Indices managed to claw back some of last week’s losses on Monday (29 November), with the S&P 500 and the FTSE 100 finishing the trading session up 1.3% and 0.9%, respectively. However, markets fell sharply again on Tuesday after the chief executive of Moderna warned existing vaccines would be much less effective at tackling Omicron than earlier strains of the virus. Stéphane Bancel told the Financial Times that the high number of Omicron mutations on the spike protein, which the virus uses to infect human cells, and the rapid spread of the variant suggested existing vaccines may need to be modified next year.

Bancel’s comments rattled markets in Asia, with the Nikkei 225 finishing down 1.6% on Tuesday, and resulted in the price of oil dropping to its lowest level since mid-September. The FTSE 100 and the STOXX 600 opened their trading sessions around 1.5% lower, as investors feared further restrictions and lower demand in the weeks ahead.

Please continue to check back for our latest blog posts and updates.

Charlotte Clarke


Team No Comments

Omicron and Markets – Our Asset Allocation team’s key beliefs

Please find below a insight into the impact of the Omicron variant on world markets, received from Legal & General yesterday afternoon.

 The COVID-19 situation had not been looking good across Europe anyway, but at least there was the hope that the shift into an endemic scenario was not far away, especially with a re-acceleration in vaccinations, boosters and the availability of antiviral drugs. This may well still be the case, but the emergence of a new variant of concern has added to the tail risk that it won’t be.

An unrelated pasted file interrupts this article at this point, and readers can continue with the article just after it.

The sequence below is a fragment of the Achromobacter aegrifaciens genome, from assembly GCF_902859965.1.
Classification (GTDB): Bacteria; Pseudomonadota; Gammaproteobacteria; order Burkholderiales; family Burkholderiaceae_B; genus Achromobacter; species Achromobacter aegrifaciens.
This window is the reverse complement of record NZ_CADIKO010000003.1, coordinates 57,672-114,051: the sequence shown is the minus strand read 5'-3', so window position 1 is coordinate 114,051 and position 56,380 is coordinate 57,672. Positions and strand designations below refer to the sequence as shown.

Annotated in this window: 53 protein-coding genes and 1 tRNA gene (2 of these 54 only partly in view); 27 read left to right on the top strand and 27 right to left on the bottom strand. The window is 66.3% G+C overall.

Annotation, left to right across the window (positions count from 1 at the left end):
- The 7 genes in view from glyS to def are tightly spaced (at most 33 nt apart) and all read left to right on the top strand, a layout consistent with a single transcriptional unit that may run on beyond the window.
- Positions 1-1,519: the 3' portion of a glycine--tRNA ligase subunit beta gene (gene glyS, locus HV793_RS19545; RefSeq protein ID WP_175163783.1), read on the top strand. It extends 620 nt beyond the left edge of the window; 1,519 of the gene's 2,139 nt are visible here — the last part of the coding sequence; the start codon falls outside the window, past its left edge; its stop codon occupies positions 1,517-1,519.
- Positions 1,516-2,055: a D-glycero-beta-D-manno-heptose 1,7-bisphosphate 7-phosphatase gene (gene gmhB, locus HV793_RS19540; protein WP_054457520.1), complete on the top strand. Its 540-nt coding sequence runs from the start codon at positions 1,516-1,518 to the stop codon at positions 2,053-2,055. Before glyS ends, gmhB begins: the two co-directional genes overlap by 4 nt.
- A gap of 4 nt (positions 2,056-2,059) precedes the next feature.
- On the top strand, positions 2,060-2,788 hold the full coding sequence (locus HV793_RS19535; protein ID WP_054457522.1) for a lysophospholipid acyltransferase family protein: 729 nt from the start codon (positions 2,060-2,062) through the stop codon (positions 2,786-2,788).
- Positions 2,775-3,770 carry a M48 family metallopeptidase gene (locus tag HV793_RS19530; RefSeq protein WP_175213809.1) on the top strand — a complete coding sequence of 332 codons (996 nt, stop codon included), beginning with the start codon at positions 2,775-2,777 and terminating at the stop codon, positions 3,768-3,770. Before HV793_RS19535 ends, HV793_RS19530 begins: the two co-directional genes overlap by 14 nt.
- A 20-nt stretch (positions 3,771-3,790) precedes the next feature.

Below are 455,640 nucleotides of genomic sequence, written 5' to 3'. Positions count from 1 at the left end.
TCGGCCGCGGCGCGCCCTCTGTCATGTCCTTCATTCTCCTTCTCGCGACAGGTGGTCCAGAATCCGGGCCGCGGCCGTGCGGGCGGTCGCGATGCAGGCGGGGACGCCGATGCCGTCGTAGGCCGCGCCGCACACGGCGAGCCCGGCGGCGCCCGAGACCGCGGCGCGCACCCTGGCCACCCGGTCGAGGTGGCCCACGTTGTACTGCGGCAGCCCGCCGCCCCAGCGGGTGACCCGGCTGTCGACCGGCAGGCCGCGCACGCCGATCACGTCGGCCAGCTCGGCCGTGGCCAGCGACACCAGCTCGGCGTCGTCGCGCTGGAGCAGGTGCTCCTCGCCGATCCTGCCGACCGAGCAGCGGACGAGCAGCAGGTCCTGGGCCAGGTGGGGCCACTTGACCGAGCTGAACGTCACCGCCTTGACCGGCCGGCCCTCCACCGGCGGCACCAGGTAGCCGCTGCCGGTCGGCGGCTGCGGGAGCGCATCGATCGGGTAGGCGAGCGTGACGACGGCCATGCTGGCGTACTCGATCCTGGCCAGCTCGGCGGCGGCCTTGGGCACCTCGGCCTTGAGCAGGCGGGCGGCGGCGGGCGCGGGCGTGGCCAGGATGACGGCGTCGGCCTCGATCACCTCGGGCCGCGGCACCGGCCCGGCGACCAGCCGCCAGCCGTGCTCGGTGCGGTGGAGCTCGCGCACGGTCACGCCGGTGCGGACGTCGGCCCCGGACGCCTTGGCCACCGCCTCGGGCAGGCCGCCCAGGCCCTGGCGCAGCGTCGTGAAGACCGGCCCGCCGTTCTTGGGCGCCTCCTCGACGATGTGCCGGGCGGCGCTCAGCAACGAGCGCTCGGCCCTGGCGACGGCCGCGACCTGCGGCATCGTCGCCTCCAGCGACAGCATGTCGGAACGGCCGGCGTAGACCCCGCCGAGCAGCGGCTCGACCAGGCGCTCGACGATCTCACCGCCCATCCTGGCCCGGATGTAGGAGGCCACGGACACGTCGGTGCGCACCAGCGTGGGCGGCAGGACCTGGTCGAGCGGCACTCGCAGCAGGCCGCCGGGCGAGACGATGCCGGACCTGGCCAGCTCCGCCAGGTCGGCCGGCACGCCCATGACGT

Déjà vu all over again

We are neither virologists nor epidemiologists. But from a market perspective, there are a few things we can say about the virus without their expertise.

It’s still very early and there is little data about B.1.1.529, now known as ‘Omicron’, but it appears to be spreading faster than the Delta variant did in South Africa. It has many mutations that in other variants have been associated with greater transmissibility and evading immunity.

The variables we will be watching most closely are:
Is it more transmissible?
Is it more likely to lead to hospitalisation and is it more lethal?
Do vaccines and antivirals still work against it, and how well?

We must also consider the response of policymakers. It’s relatively easy for major central banks to do nothing for the time being, should market worries intensify. Rates are already at zero with some tapering underway. It’s a bit trickier for the Bank of England, given expectations of a December hike, but the Federal Reserve (Fed) does not have to speed up tapering in December.

Fiscal support, if needed, should be no different than in previous waves. In Europe, the past few weeks have shown that countries increasing restrictions are just as willing to renew fiscal support measures as previously. In the US, Democrats being in control of both the House and Senate – and with an election coming up next November – should make building consensus to support the economy easier than in 2020.

Restrictions have already been ramping up in Europe in response to the winter wave. New variant concerns could accelerate this dynamic. The US faces a different situation, as a new variant would require a greater shift from the status quo. China’s zero-COVID strategy would be more difficult to maintain with a more transmissible variant.